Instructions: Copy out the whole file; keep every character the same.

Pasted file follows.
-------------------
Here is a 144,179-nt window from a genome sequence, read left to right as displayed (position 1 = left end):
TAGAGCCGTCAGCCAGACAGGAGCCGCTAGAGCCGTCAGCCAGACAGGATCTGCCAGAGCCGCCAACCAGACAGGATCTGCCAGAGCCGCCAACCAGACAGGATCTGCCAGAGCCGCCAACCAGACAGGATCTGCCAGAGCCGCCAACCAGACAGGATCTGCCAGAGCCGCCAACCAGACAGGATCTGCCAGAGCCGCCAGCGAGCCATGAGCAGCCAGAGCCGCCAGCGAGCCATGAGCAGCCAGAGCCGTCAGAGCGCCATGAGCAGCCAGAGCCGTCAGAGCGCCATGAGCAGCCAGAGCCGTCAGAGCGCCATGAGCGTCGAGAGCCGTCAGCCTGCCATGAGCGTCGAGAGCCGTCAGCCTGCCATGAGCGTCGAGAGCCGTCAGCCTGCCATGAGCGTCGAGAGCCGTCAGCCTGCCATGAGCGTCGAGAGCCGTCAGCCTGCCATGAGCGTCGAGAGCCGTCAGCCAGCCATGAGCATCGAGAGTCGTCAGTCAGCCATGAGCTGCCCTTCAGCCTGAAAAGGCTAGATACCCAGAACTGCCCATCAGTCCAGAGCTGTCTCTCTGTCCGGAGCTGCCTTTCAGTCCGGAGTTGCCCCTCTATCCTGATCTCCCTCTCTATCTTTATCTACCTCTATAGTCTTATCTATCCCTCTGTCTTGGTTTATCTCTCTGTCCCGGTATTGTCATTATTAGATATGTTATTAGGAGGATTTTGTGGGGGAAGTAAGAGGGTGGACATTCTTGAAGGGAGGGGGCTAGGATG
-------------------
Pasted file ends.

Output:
Here is a 144,179-nt window from a genome sequence, read left to right as displayed (position 1 = left end):
TAGAGCCGTCAGCCAGACAGGAGCCGCTAGAGCCGTCAGCCAGACAGGATCTGCCAGAGCCGCCAACCAGACAGGATCTGCCAGAGCCGCCAACCAGACAGGATCTGCCAGAGCCGCCAACCAGACAGGATCTGCCAGAGCCGCCAACCAGACAGGATCTGCCAGAGCCGCCAACCAGACAGGATCTGCCAGAGCCGCCAGCGAGCCATGAGCAGCCAGAGCCGCCAGCGAGCCATGAGCAGCCAGAGCCGTCAGAGCGCCATGAGCAGCCAGAGCCGTCAGAGCGCCATGAGCAGCCAGAGCCGTCAGAGCGCCATGAGCGTCGAGAGCCGTCAGCCTGCCATGAGCGTCGAGAGCCGTCAGCCTGCCATGAGCGTCGAGAGCCGTCAGCCTGCCATGAGCGTCGAGAGCCGTCAGCCTGCCATGAGCGTCGAGAGCCGTCAGCCTGCCATGAGCGTCGAGAGCCGTCAGCCAGCCATGAGCATCGAGAGTCGTCAGTCAGCCATGAGCTGCCCTTCAGCCTGAAAAGGCTAGATACCCAGAACTGCCCATCAGTCCAGAGCTGTCTCTCTGTCCGGAGCTGCCTTTCAGTCCGGAGTTGCCCCTCTATCCTGATCTCCCTCTCTATCTTTATCTACCTCTATAGTCTTATCTATCCCTCTGTCTTGGTTTATCTCTCTGTCCCGGTATTGTCATTATTAGATATGTTATTAGGAGGATTTTGTGGGGGAAGTAAGAGGGTGGACATTCTTGAAGGGAGGGGGCTAGGATG